If you take a look at the picture above you’ll see one line in the first box, and three lines in the second box. Your task is very simple – which one of the three lines is the same length as the first? The answer is “C” of course, but you might be surprised how easily you’ll agree it’s “A” or “B” instead, because of “groupthink”.
The lines were part of a famous experiment carried out by Solomon Asch in the early 1950s. He invited participants to take part in a group exercise where they were shown a card with a line on, followed by another card with three lines on. The group were asked one by one to say aloud which line it was that matched. What the participants in the experiment were unaware of though was that the seven other members of their group had all been instructed to give the same wrong answer to a particular set of the questions.
The results showed that the participants started to adjust their answers to fit with what the other members of the group were saying. A small number of them did this because they started to see the lines differently, and their perception was subconsciously distorted to support their answer. A larger number continued to believe that they knew the right answer but gave the wrong one in order not to appear different. The largest number however came to believe that they must be wrong, and the group be right, even though their perception of the lines remained undistorted.
The pressure of social conformity leads to what further research in the 1970s called “groupthink”. Groupthink most often occurs in teams and organisations not so much where being a “team player” is encouraged, but where dissent or disagreement are seen as disloyal and threatening. Groups that are isolated, under stress, or have experienced recent failure are also likely to develop groupthink.
It’s a variation of groupthink that also leads to the “bystander effect”. This is an observed social phenomenon in which the more bystanders or witnesses there are to an accident the less likely it is that someone will step forward to help. The thing that stops people going to the assistance of someone is the subconscious pressure that comes from noticing that no-one else has, and the wish to conform with the group as a whole.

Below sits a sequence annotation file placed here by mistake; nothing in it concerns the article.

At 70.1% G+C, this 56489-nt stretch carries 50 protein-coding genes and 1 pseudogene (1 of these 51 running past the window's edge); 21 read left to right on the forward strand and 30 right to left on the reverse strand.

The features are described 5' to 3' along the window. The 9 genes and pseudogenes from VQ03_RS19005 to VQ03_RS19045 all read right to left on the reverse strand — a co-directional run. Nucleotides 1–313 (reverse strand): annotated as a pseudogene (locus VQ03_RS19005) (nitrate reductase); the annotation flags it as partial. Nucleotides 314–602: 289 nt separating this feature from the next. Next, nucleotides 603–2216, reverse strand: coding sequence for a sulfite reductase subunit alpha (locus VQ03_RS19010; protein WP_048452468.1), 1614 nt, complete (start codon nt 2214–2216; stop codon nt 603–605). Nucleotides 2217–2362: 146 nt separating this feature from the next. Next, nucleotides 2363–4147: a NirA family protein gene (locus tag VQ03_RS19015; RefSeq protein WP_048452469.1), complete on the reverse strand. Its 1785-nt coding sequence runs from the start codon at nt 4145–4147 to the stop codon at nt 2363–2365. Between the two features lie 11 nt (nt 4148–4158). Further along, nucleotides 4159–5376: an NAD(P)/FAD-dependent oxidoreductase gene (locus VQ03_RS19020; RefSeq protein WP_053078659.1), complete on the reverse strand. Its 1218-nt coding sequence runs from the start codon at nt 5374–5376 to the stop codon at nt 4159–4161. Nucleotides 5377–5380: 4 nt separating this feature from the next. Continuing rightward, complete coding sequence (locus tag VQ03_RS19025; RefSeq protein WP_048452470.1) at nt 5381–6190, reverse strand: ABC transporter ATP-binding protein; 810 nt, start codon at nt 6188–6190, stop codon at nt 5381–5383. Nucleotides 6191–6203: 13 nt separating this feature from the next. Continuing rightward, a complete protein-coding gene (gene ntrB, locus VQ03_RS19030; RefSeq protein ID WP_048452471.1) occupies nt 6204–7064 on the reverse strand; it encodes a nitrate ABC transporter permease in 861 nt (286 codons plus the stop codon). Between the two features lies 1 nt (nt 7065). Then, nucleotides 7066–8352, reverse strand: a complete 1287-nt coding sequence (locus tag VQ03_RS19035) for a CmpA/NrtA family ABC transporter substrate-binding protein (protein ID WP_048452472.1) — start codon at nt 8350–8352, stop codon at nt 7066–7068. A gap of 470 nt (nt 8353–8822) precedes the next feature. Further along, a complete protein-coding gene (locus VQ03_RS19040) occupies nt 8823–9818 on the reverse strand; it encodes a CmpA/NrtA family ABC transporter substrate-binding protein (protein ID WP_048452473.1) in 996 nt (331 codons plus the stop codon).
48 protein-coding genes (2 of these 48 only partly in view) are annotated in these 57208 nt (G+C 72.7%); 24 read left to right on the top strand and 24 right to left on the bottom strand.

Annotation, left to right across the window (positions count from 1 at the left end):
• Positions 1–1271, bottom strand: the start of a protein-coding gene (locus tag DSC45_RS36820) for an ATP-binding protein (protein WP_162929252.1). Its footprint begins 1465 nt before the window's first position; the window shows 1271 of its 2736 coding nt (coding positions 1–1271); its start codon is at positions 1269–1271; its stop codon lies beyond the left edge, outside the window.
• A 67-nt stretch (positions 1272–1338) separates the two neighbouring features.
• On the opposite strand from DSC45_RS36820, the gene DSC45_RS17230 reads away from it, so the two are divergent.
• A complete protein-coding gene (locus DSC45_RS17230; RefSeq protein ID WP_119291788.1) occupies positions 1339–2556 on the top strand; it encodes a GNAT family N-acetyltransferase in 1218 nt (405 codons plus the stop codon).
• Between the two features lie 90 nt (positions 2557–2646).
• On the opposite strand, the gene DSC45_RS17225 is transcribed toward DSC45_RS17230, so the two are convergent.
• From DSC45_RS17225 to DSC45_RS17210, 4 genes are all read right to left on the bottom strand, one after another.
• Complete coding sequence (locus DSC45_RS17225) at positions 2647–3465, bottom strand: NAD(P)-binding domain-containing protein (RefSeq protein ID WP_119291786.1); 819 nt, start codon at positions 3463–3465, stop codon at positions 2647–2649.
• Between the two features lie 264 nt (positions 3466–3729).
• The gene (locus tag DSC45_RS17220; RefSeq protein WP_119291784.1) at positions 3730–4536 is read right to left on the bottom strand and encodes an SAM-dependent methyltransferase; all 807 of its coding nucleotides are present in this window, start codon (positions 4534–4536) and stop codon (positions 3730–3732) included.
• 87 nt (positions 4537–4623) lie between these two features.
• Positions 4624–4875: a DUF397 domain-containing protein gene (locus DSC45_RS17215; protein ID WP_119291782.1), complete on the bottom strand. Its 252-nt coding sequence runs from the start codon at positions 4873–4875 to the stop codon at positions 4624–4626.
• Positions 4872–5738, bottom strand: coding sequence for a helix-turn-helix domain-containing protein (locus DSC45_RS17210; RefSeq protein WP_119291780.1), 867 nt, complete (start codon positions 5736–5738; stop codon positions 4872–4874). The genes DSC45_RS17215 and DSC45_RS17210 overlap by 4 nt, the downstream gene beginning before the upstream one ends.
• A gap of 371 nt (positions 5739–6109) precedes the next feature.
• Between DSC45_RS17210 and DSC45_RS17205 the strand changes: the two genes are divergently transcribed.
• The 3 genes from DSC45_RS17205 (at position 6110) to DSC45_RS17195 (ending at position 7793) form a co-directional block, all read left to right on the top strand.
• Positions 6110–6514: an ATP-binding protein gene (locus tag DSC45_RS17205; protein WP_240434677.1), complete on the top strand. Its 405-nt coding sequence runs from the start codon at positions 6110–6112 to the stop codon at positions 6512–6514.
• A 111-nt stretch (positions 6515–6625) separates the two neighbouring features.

Similar experiments to Asch’s have even been carried out with smoke from a fire coming into a room from under a door. In a group where all but one have been instructed not to react to the smoke the “genuine” participants have been shown to not raise the alarm despite their increasing agitation.
One thing that groupthink does rely on is good communication between individuals, in order to share their thoughts and their values. Where this communication doesn’t exist groups can fall prey to what is called the Abeline paradox. This is still based on social conformity but crucially the majority members of the group mistakenly believe that their thoughts or values aren’t in line with everybody else’s. As a result the group as a whole makes decisions which as a majority they disagree with, or that even might be against its own interests.
The easiest remedy for groupthink though is for at least one person in every group to act as a devil’s advocate. Groups where someone takes that role are shown to make much better decisions.
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